Search Results

You are looking at 1 - 10 of 39 items for

  • Author or Editor: Xiao Wu x
  • Refine by Access: all x
Clear All Modify Search
Full access

Letter to the Editor. Computed tomography angiography for the diagnosis of blunt cerebrovascular injury

Ajay Malhotra, Xiao Wu, Long Tu, and Kimberly Seifert

Full access

Letter to the Editor. Using Markov modeling to analyze endovascular coiling versus the Pipeline embolization device

Michael Karsy, Philipp Taussky, and Ramesh Grandhi

Restricted access

Letter to the Editor. Blunt cerebrovascular injuries in severe TBI

Xiao Wu and Ajay Malhotra

Free access

Letter to the Editor. Biffl Scale for blunt traumatic cerebrovascular injury

Xiao Wu and Ajay Malhotra

Open access

The surgical management of pituitary apoplexy with occluded internal carotid artery and hidden intracranial aneurysm: illustrative case

Jian-Dong Zhu, Sungel Xie, Ling Xu, Ming-Xiang Xie, and Shun-Wu Xiao

BACKGROUND

Approximately 0.6% to 12% of cases of pituitary adenoma are complicated by apoplexy, and nearly 6% of pituitary adenomas are comorbid aneurysms. Occlusion of the internal carotid artery (ICA) with hidden intracranial aneurysm due to compression by an apoplectic pituitary adenoma is extremely rare; thus, the surgical strategy is also unknown.

OBSERVATIONS

The authors reported the case of a 48-year-old man with a large pituitary adenoma with coexisting ICA occlusion. After endoscopic transnasal surgery, repeated computed tomography angiography (CTA) demonstrated reperfusion of the left ICA but with a new-found aneurysm in the left posterior communicating artery; thus, interventional aneurysm embolization was performed. With stable recovery and improved neurological condition, the patient was discharged for rehabilitation training.

LESSONS

For patients with pituitary apoplexy accompanied by a rapid decrease of neurological conditions, emergency decompression through endoscopic endonasal transsphenoidal resection can achieve satisfactory results. However, with occlusion of the ICA by enlarged pituitary adenoma or pituitary apoplexy, a hidden but rare intracranial aneurysm may be considered when patients are at high risk of such vascular disease as aneurysm, and gentle intraoperative manipulations are required. Performing CTA or digital subtraction angiography before and after surgery can effectively reduce the missed diagnosis of comorbidity and thus avoid life-threatening bleeding events from the accidental rupture of an aneurysm.

Free access

Incidence of heterotopic ossification after implantation of interspinous process devices

Nai-Feng Tian, Ai-Min Wu, Li-Jun Wu, Xin-Lei Wu, Yao-Sen Wu, Xiao-Lei Zhang, Hua-Zi Xu, and Yong-Long Chi

Object

This study aimed to investigate the incidence rate of heterotopic ossification (HO) after implantation of Coflex interspinous devices. Possible risk factors associated with HO were evaluated.

Methods

The authors retrospectively analyzed patients who had undergone single-level (L4–5) implantation of a Coflex device for the treatment of lumbar spinal stenosis. Patient data recorded were age, sex, height, weight, body mass index, smoking habits, and surgical time. Heterotopic ossification was identified through lumbar anteroposterior and lateral view radiographs. The authors developed a simple classification for defining HO and compared HO-positive and HO-negative cases to identify possible risk factors.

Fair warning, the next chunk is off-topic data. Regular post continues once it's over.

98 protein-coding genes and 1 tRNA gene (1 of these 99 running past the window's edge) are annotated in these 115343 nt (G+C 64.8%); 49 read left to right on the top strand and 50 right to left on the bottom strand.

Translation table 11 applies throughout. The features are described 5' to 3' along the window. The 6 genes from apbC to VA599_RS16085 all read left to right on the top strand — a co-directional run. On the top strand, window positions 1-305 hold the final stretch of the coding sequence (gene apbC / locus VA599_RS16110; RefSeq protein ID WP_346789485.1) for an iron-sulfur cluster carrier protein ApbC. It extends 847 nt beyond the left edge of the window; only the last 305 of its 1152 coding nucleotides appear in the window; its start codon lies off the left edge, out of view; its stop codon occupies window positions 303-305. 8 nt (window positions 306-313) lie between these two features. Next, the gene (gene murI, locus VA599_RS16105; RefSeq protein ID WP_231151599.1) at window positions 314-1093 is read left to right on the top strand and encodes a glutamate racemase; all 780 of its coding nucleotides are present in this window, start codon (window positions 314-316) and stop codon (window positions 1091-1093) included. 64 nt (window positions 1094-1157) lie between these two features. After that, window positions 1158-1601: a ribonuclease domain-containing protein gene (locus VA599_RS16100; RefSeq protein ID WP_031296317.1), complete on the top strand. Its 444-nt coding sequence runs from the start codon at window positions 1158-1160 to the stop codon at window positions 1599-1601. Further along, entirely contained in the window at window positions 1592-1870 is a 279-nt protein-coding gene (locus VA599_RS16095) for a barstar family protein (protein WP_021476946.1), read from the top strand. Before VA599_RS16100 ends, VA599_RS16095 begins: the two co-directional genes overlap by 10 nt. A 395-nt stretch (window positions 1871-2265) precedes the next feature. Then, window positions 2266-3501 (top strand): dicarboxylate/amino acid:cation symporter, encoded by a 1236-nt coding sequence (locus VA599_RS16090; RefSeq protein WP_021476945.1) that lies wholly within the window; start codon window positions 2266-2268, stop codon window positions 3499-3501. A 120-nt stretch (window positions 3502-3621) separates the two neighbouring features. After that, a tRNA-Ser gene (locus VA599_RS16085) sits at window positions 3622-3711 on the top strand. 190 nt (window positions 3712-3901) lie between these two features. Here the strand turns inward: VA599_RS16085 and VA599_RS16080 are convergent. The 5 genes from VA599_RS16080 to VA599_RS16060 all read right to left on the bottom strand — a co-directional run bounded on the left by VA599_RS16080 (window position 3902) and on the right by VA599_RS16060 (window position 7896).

Results

Among 32 patients with follow-up times of 24–57 months, HO was detectable in 26 (81.2%). Among these 26 patients, HO was in the lateral space of the spinous process but not in the interspinous space in 8, HO was in the interspinous space but did not bridge the adjacent spinous process in 16, and interspinous fusion occurred at the level of the device in 2. Occurrence of HO was not associated with patient age, sex, height, weight, body mass index, smoking habits, or surgical time.

Conclusions

A high incidence of HO has been detected after implantation of Coflex devices. Clinicians should be aware of this possible outcome, and more studies should be conducted to clarify the clinical effects of HO.

Restricted access

Further investigation of the lateral approach for the resection of Knosp grade 4 pituitary adenomas in endoscopic endonasal surgery

Han Ding, Xiao Wu, Bo Wen Wu, Li Min Xiao, Lai Sheng Pan, Shen Hao Xie, Jie Zhan, Bin Tang, and Tao Hong

OBJECTIVE

The authors performed a further in-depth study of the lateral compartment of the cavernous sinus (LCCS) by the endoscopic endonasal approach to improve the safety and efficacy of the lateral approach for the removal of Knosp grade 4 pituitary adenomas (KG4PAs).

METHODS

Twenty-three cadaveric specimens were used for endoscopic endonasal dissection, and the LCCS was exposed to observe the neurovascular and fibrous structures within. A subclassification of the lateral approach based on further knowledge of the LCCS was proposed and used to resect 86 KG4PAs, and the surgical outcomes of these cases were reviewed. Type A KG4PAs represent tumor that was mainly distributed in the posterosuperior and superolateral compartments, type B KG4PAs represent tumor that was mainly distributed in the anteroinferior compartments, and type AB KG4PAs represent tumor that extended into each compartment with characteristics of types 4A and 4B.